```
n = c(5, 10, 20, 30, 40, 50)
s = c(sd_5, sd_10, sd_20, sd_30, sd_40, sd_50)
n
```

```
## [1] 5 10 20 30 40 50
```

```
s
```

```
## [1] 4.61 3.20 2.22 1.92 1.63 1.42
```

Next. let's provide a scatterplot of this data.

```
plot(n,s,
main="Sample Standard Deviations vs Sample Size",
xlab="Sample Size",
ylab="Sample Standard Deviation")
```

In the scatterplot, we see that as the sample size increases, the standard deviation of the distribution of sample means decreases. This agrees nicely with the histogram images above, where we see that as the sample size increases, the width of the histogram representing the distribution of sample means decreases.

However, the scatterplot does not show a linear association. Indeed, the scatterplot resembles some sort of curve, that is, a nonlinear association.

As a second attempt at a scatterplot, let's try plot the logarithm of the sample standard deviations versus the logarithm of the sample size.

```
plot(log(n),log(s),
main="Logarithm of Standard Deviation vs Logarithm of Sample Size",
xlab="Logarithm of Sample Size",
ylab="Logarithm of Sample Standard Deviation")
```

Aha! Interesting! There now seems to be a very strong negative linear association between the logarithm of the sample standard deviations and the logarithm of the sample sizes. Let's try to fit a line of best fit to this image.

```
plot(log(n),log(s),
main="Logarithm of Standard Deviation vs Logarithm of Sample Size",
xlab="Logarithm of Sample Size",
ylab="Logarithm of Sample Standard Deviation")
res=lm(log(s)~log(n))
abline(res)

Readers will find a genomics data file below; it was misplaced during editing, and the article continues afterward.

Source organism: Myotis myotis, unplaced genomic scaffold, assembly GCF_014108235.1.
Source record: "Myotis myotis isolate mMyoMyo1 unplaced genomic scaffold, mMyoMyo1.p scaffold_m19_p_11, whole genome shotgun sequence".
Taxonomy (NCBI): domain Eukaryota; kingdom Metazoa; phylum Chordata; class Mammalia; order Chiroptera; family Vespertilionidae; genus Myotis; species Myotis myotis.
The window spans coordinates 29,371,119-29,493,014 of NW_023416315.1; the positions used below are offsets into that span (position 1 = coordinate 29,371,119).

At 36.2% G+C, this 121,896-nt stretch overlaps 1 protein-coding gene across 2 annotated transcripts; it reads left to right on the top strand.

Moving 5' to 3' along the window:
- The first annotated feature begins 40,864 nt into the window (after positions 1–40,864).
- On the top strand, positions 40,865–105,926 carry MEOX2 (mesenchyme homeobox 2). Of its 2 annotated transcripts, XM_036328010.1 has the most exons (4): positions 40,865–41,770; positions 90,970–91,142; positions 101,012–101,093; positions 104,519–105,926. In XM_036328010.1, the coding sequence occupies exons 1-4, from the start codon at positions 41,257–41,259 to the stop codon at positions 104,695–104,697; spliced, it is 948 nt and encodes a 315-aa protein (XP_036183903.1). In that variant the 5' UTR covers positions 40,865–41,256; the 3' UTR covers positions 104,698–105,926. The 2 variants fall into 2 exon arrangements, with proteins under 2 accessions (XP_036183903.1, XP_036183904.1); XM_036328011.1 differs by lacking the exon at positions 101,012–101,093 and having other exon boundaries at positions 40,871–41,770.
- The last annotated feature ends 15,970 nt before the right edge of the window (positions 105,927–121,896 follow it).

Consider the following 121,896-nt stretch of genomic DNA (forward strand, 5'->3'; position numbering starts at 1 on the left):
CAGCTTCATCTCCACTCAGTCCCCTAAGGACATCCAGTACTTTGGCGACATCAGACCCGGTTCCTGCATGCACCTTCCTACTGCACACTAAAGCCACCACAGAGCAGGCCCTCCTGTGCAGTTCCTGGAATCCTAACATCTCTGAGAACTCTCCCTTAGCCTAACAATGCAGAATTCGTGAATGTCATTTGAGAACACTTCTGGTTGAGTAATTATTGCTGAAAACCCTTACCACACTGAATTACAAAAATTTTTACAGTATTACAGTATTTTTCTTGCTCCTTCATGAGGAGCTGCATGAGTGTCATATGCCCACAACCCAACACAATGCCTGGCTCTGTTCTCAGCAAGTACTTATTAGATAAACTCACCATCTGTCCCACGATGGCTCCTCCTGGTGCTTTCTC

```

Nice! Now, what is the equation of the line of best fit? You may recall that abline represents the equation \( y=a+bx \), where \( a \) is the intercept and \( b \) is the slope of the line of best fit. Let's show these values.

```
res
```

```
##
## Call:
## lm(formula = log(s) ~ log(n))
##
## Coefficients:
## (Intercept) log(n)
## 2.325 -0.501
```

To perform some of the following computations, let's store the coefficients in the variables **a** and **b**.

```
a = coef(res)[1]
b = coef(res)[2]
a
```

```
## (Intercept)
## 2.325
```

```
b
```

```
## log(n)
## -0.501
```

Thus, the equation of the line of best fit is:

\[ y=2.3255-0.501x \]

However, we are not using the variable \( x \) and \( y \) on our horizontal and vertical axis. Our horizontal axis is \( \log n \) and our vertical axis is \( \log s \), so we must replace \( x \) and \( y \) with these variables. Hence, the equation of our line really is:

\[ \log s=2.3255 -0.501\log n \]

Next, if we take the exponential of both sides of this last equation, we get:

\[ \begin{align*} e^{\log s}&=e^{2.3255 -0.501\log n}\\ s&=e^{2.3255}e^{-0.501\log n}\\ s&=10.2314e^{\log n^{-0.501}}\\ s&=10.2314n^{-0.501}\\ s&=\frac{10.2314}{n^{0.501}} \end{align*} \]

Note that this final result is very nearly the same as

\[ s=\frac{10}{n^{1/2}}, \]

which is the same as:

\[ s=\frac{10}{\sqrt{n}}. \]

We've done a lot of calculations, so we may not remember that 10 was the standard deviation of the parent population (check at the beginning of the activity). What this last statement tells us is that the standard deviation of the distribution of sample means equals the standard deviation of the parent population from which the samples are drawn from, divided by the square root of the sample size \( n \). In symbols, we would write:

\[ \sigma_{\,\overline{X}}=\frac{\sigma_{\,X}}{\sqrt{n}} \]

Let \( X \) represent the parent distribution from which we are drawing samples. Let \( \mu_X \) represent the mean of the parent distribution and let \( \sigma_X \) represent the standard deviation of the parent distribution.

Secondly, let \( n \) represent the sample size drawn from the parent distribution and let \( \overline{X} \) represent the mean of the sample. Here are the facts drawn from this activity.

- When the parent distribution from which we draw our samples is normal, then the distribution of sample means is also normal.
- The mean of the distribution of sample means equals the mean of the parent distribution. In symbols, we write: \[ \mu_{\,\overline{X}}=\mu_{\,X} \]
- The standard deviation of the distribution of sample means is found by dividing the standard deviation of the parent distribution by the square root of the sample size. In symbols, we write: \[ \sigma_{\,\overline{X}}=\frac{\sigma_{\,X}}{\sqrt{n}} \]